So I think the overall situation in Germany after 1945 was that they were looking for positive counter-images. And then of course there are different ones, you have to see that, there is not just one story, but at least two, namely an East German and a West German. So the GDR naturally has a completely different narrative about resistance than the Federal Republic. One can also say that, for example, the emigrants play an important role, some of whom come back from abroad and had their own idea of ​​what resistance was. So there is the strong history of communist resistance in the GDR and the main card that one could play here was of course to show that the political opponents of National Socialism were of course the left and not the conservatives. 1933 is nothing more than a coalition of conservatives and National Socialist forces, that couldn't be written off. But that is precisely why this early Adenauer republic was needed, and the key date for this is July 20, 1954, the great commemorative event with Federal President Theodor Heuss at the Free University of Berlin and the great speech on the resistance, the conservative resistance of July 20 , the figure of Stauffenberg and the co-conspirators around it as hero figures. Until then, they are basically considered traitors by the Right. So it takes 10-20 years for these figures to change from traitor figures to hero figures. Then there are certain ladder counts. I would make the role of Marion Countess Dönhoff very strong here, who is one of the most influential East Prussian nobles, who then builds this narrative very strongly as a publicist and above all through time, but also through other networks. And it's a narrative that everyone has something for. So there are heroic figures in there, if you take Stauffenberg, a good-looking, highly intelligent, educated man who is injured while still on the sickbed and translates Homer from ancient Greek or does that with his brother and so on. The term heroic figures that could be offered to the Federal Republic here and in the joint German attempt to represent the so-called other Germany is the logical conclusion in this Adenauer Republic to look to the nobility and to look to the conservatives. Because you couldn't take the communists now. It would have been very difficult for this early Federal Republic, which was very strongly dominated by the CDU and very strongly dominated by the FDP, to resort to heroic figures who would have been taken from the communist or left-wing social democratic camp. The actual resistance around 1933 is natural, but politically it is perfectly understandable why we arrived at July 20th. Perhaps a little less clear is why we are still today, 2021, why public remembrance is still so stuck on this date. Of course, you have other characters in addition to it, i.e. the character Georg Elser with the bomb attack in Munich in 1939, which has been problematized because it is practically a terrorist attack, at least that's how it was described and not so long ago, who then kills innocent civilians . Of course you have the white rose and the Scholl brothers. So there are other groups that have also been stylized, but up to Bryan Singer's Hollywood movie about Stauffenberg, this remains the most important icon, which, by the way, can also be sold abroad. So when I do seminars in Great Britain, and previously I taught in Ireland, about the Third Reich and ask the students what comes to mind about German Resistance, then of course first of all ...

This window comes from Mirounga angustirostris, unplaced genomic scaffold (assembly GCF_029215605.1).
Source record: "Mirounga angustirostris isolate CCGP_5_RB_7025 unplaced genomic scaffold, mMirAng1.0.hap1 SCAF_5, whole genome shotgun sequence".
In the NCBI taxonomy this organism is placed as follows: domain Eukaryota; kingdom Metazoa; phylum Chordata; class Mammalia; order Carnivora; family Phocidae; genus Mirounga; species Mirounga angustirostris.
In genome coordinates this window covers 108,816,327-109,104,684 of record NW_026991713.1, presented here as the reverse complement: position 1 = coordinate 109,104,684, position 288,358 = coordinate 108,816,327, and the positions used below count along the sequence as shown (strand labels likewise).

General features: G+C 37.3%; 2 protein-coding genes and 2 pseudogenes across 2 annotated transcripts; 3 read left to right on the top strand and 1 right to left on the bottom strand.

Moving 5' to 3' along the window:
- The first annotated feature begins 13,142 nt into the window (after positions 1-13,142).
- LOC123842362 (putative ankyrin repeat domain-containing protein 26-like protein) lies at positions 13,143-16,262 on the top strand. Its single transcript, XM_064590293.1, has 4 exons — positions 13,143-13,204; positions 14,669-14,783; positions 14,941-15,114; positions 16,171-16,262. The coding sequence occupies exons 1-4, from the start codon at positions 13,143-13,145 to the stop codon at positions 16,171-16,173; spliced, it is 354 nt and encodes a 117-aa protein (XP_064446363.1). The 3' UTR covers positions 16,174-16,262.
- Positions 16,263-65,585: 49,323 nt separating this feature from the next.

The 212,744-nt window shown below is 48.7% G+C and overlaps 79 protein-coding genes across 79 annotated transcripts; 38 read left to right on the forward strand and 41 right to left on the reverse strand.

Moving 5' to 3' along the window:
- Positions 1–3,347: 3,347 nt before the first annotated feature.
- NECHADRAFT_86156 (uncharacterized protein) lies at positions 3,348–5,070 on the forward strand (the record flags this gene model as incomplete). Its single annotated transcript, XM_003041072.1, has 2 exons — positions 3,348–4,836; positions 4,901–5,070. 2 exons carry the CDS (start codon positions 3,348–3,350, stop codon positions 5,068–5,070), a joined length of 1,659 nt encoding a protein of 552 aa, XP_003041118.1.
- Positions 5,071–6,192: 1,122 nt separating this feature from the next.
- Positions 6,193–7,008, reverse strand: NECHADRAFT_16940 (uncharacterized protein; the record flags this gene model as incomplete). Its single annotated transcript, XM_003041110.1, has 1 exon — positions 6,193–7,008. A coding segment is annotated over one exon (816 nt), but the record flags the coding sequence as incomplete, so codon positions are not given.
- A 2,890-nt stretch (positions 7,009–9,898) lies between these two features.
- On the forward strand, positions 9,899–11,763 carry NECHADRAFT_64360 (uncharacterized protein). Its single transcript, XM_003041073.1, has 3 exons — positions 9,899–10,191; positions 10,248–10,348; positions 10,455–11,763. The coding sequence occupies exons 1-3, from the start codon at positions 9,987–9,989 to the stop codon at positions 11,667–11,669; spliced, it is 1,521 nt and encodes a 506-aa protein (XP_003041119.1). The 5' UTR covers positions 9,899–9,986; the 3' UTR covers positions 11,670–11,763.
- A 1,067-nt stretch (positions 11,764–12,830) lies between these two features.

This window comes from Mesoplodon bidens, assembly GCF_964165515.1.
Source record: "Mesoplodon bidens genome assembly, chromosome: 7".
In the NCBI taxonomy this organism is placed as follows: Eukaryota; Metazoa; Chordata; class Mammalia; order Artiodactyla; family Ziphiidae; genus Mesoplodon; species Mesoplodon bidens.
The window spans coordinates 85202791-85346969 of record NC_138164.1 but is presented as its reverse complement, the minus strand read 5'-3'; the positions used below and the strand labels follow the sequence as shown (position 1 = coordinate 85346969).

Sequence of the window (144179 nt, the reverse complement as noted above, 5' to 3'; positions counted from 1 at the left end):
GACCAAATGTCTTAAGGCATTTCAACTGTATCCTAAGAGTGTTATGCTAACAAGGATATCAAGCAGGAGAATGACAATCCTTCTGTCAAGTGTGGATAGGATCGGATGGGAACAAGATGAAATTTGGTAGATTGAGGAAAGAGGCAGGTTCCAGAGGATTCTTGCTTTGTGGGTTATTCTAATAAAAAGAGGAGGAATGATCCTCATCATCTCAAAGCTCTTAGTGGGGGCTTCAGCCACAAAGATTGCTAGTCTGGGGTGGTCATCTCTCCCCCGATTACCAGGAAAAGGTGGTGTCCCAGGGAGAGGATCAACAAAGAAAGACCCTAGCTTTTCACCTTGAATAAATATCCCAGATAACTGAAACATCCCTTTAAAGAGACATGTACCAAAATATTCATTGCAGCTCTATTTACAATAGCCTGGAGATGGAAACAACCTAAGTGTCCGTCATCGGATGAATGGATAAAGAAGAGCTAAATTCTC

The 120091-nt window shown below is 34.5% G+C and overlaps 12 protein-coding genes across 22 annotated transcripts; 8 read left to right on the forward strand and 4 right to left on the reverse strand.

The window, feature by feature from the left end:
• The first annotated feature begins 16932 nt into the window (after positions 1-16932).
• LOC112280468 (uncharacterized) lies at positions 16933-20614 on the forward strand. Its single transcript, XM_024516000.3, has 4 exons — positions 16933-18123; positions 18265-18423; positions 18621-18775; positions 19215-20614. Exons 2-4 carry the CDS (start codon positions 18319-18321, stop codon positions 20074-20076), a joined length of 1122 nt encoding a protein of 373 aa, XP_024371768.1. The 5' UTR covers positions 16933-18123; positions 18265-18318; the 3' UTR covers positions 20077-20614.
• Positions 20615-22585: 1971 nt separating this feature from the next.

Tom Cruise ...